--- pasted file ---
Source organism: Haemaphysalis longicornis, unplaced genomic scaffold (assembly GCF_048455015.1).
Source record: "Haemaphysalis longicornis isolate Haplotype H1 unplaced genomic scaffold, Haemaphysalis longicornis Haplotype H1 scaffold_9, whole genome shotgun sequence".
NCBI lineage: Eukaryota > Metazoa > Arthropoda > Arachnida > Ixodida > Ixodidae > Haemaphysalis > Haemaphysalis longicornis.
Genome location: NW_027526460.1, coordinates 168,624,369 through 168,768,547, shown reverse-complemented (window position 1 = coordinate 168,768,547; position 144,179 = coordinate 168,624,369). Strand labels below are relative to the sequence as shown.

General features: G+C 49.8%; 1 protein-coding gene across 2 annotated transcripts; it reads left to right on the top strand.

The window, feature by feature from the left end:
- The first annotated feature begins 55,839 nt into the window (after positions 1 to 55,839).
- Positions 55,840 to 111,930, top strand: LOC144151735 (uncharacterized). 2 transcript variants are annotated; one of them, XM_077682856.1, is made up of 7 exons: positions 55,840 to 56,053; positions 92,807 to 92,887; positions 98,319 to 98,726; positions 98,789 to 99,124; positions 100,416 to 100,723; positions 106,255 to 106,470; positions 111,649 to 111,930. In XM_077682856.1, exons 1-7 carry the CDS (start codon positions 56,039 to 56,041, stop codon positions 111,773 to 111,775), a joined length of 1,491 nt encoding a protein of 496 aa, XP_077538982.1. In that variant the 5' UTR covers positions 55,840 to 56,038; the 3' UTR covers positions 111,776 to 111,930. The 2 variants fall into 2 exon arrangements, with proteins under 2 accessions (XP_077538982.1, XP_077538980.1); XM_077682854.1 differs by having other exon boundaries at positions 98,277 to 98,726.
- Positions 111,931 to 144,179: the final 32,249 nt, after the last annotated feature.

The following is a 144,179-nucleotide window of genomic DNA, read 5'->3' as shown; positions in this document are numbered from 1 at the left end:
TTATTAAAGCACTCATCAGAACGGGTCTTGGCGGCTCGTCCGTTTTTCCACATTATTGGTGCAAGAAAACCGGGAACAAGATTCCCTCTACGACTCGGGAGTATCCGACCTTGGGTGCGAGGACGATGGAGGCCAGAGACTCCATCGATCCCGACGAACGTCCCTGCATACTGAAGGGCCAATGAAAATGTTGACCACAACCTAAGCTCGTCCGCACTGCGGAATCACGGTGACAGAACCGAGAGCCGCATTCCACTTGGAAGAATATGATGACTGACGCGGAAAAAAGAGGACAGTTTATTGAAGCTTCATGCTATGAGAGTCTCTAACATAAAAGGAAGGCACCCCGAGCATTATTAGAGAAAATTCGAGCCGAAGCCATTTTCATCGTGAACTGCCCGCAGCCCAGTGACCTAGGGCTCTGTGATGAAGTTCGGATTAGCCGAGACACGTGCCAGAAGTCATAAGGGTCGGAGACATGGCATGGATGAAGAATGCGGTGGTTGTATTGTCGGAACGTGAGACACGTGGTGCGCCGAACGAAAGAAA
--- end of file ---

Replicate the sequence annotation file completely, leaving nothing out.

Source organism: Haemaphysalis longicornis, unplaced genomic scaffold (assembly GCF_048455015.1).
Source record: "Haemaphysalis longicornis isolate Haplotype H1 unplaced genomic scaffold, Haemaphysalis longicornis Haplotype H1 scaffold_9, whole genome shotgun sequence".
NCBI lineage: Eukaryota > Metazoa > Arthropoda > Arachnida > Ixodida > Ixodidae > Haemaphysalis > Haemaphysalis longicornis.
Genome location: NW_027526460.1, coordinates 168,624,369 through 168,768,547, shown reverse-complemented (window position 1 = coordinate 168,768,547; position 144,179 = coordinate 168,624,369). Strand labels below are relative to the sequence as shown.

General features: G+C 49.8%; 1 protein-coding gene across 2 annotated transcripts; it reads left to right on the top strand.

The window, feature by feature from the left end:
- The first annotated feature begins 55,839 nt into the window (after positions 1 to 55,839).
- Positions 55,840 to 111,930, top strand: LOC144151735 (uncharacterized). 2 transcript variants are annotated; one of them, XM_077682856.1, is made up of 7 exons: positions 55,840 to 56,053; positions 92,807 to 92,887; positions 98,319 to 98,726; positions 98,789 to 99,124; positions 100,416 to 100,723; positions 106,255 to 106,470; positions 111,649 to 111,930. In XM_077682856.1, exons 1-7 carry the CDS (start codon positions 56,039 to 56,041, stop codon positions 111,773 to 111,775), a joined length of 1,491 nt encoding a protein of 496 aa, XP_077538982.1. In that variant the 5' UTR covers positions 55,840 to 56,038; the 3' UTR covers positions 111,776 to 111,930. The 2 variants fall into 2 exon arrangements, with proteins under 2 accessions (XP_077538982.1, XP_077538980.1); XM_077682854.1 differs by having other exon boundaries at positions 98,277 to 98,726.
- Positions 111,931 to 144,179: the final 32,249 nt, after the last annotated feature.

The following is a 144,179-nucleotide window of genomic DNA, read 5'->3' as shown; positions in this document are numbered from 1 at the left end:
TTATTAAAGCACTCATCAGAACGGGTCTTGGCGGCTCGTCCGTTTTTCCACATTATTGGTGCAAGAAAACCGGGAACAAGATTCCCTCTACGACTCGGGAGTATCCGACCTTGGGTGCGAGGACGATGGAGGCCAGAGACTCCATCGATCCCGACGAACGTCCCTGCATACTGAAGGGCCAATGAAAATGTTGACCACAACCTAAGCTCGTCCGCACTGCGGAATCACGGTGACAGAACCGAGAGCCGCATTCCACTTGGAAGAATATGATGACTGACGCGGAAAAAAGAGGACAGTTTATTGAAGCTTCATGCTATGAGAGTCTCTAACATAAAAGGAAGGCACCCCGAGCATTATTAGAGAAAATTCGAGCCGAAGCCATTTTCATCGTGAACTGCCCGCAGCCCAGTGACCTAGGGCTCTGTGATGAAGTTCGGATTAGCCGAGACACGTGCCAGAAGTCATAAGGGTCGGAGACATGGCATGGATGAAGAATGCGGTGGTTGTATTGTCGGAACGTGAGACACGTGGTGCGCCGAACGAAAGAAA